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Indian Cig Packs "Steal" Soccer Star's Image

But why would an anti-smoking campaign want to be linked to a highly controversial Chelsea player?


John Terry: on the pitch and on the pack

By Will Godfrey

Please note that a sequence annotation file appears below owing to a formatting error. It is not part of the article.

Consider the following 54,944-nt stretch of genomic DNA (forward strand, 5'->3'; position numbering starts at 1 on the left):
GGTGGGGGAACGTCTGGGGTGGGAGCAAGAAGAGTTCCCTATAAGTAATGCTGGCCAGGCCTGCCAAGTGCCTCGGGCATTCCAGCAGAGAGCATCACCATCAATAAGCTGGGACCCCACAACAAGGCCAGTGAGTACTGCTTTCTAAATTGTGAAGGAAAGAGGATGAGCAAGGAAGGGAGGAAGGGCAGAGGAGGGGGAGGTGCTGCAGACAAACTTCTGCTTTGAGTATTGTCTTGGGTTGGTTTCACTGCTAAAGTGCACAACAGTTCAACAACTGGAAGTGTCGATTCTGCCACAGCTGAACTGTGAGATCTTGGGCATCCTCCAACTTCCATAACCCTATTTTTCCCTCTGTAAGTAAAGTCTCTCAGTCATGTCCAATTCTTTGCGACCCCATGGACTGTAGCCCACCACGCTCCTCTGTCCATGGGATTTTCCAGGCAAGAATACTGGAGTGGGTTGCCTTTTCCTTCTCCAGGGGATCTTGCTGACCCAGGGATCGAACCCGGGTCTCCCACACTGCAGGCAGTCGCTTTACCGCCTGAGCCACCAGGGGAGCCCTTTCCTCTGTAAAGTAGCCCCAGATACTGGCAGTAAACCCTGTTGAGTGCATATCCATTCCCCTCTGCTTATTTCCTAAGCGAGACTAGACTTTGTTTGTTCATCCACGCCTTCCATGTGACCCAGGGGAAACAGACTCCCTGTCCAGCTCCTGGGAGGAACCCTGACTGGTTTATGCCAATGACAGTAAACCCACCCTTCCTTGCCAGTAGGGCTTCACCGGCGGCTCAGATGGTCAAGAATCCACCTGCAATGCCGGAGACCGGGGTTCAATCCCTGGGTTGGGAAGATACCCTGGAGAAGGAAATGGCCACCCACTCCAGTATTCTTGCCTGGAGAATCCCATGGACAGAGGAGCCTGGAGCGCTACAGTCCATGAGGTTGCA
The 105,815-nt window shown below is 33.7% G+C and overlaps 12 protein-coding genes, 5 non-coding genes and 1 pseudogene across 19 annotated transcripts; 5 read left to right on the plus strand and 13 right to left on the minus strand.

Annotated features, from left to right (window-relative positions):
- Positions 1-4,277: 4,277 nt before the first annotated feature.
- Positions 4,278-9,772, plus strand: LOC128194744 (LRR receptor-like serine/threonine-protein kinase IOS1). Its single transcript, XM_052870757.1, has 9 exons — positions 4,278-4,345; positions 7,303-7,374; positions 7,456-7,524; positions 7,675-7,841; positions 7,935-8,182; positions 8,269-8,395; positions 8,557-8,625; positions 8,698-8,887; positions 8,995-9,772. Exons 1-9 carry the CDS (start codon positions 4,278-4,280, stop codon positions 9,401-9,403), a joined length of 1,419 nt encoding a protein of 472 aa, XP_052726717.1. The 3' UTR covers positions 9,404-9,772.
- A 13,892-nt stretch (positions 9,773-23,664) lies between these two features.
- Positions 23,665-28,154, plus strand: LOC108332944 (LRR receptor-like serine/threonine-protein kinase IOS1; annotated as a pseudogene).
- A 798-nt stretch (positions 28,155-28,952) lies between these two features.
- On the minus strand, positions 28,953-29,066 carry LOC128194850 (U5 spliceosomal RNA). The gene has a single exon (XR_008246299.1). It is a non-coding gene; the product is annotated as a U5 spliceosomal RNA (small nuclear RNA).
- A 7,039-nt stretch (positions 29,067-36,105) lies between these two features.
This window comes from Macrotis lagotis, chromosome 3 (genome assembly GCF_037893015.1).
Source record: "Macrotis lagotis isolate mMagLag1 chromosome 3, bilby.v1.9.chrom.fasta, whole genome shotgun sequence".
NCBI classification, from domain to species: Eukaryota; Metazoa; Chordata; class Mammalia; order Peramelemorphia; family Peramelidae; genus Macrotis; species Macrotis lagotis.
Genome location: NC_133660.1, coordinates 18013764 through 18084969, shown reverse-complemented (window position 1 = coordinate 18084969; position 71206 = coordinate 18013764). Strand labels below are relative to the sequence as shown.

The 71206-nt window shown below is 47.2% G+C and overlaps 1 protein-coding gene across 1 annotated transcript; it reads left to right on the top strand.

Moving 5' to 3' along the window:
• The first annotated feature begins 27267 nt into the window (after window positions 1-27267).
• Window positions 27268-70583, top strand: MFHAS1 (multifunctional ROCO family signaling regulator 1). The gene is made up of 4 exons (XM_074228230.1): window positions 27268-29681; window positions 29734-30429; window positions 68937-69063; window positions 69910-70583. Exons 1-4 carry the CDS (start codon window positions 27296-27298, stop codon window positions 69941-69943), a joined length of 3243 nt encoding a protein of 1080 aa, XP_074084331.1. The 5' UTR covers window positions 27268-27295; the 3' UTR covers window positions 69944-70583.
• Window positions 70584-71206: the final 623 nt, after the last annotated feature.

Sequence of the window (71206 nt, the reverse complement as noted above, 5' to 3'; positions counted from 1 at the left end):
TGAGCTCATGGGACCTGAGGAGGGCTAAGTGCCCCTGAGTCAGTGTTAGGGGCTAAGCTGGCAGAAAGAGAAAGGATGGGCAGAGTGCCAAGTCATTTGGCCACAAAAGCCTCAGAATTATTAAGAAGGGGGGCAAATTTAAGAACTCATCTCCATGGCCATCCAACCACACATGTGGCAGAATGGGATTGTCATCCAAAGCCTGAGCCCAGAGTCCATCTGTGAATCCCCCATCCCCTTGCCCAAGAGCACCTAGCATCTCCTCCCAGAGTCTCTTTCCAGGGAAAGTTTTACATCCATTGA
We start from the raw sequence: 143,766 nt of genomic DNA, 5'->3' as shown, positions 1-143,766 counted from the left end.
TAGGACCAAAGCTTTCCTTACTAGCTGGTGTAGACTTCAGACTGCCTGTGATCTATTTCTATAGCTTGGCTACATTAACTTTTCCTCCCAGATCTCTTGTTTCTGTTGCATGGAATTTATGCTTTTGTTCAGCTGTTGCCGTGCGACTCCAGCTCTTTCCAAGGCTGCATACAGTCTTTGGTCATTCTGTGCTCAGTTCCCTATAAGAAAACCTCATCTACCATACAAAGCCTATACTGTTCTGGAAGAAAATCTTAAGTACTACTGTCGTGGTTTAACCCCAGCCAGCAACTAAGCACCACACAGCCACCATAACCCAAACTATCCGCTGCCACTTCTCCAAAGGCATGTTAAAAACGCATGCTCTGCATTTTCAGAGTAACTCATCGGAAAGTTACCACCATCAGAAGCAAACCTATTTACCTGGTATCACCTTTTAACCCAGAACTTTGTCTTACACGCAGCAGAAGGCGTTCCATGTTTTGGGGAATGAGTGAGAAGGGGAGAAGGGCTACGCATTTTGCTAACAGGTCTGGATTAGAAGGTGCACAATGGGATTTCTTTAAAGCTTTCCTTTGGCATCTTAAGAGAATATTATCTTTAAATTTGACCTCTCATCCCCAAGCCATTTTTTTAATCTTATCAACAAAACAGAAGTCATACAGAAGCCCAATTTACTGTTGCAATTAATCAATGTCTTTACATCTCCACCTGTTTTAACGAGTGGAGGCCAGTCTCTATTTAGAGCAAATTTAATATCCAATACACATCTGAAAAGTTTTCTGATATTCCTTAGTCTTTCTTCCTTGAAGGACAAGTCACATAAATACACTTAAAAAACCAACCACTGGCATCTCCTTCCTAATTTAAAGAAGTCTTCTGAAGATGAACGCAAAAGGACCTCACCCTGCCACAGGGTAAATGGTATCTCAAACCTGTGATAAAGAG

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Premier League tabloid-fodder John Terry is taking legal advice, after an image of him appeared on cigarette packs in India as part of an anti-smoking campaign. The 31-year-old Chelsea and England captain's head and torso—with a colorful pair of lungs superimposed—seems to accompany the message, "SMOKING KILLS." Terry's representatives tell the BBC, " image of our client has been used on some cigarette packaging without our consent or knowledge. We've now instructed our legal team to investigate." At India's Directorate of Visual Publicity, which is responsible for the campaign, confusion reigns: one official states, "How Terry's picture got to be used is unclear," while another claims the image has "nothing to do with John Terry" and is "purely a piece of artistic imagination." It's a mystery why an anti-smoking campaign would pick Terry, with or without permission. The central defender is a multiple trophy-winner but a divisive personality, to say the least. Recently charged with racially abusing opponent Anton Ferdinand during a game, Terry denies the offense, but has been roundly abused by rival fans, who want to see him booted from the British team. India's anti-smoking campaign may have landed on a rare public figure with an image as tarred as cigarettes themselves.  

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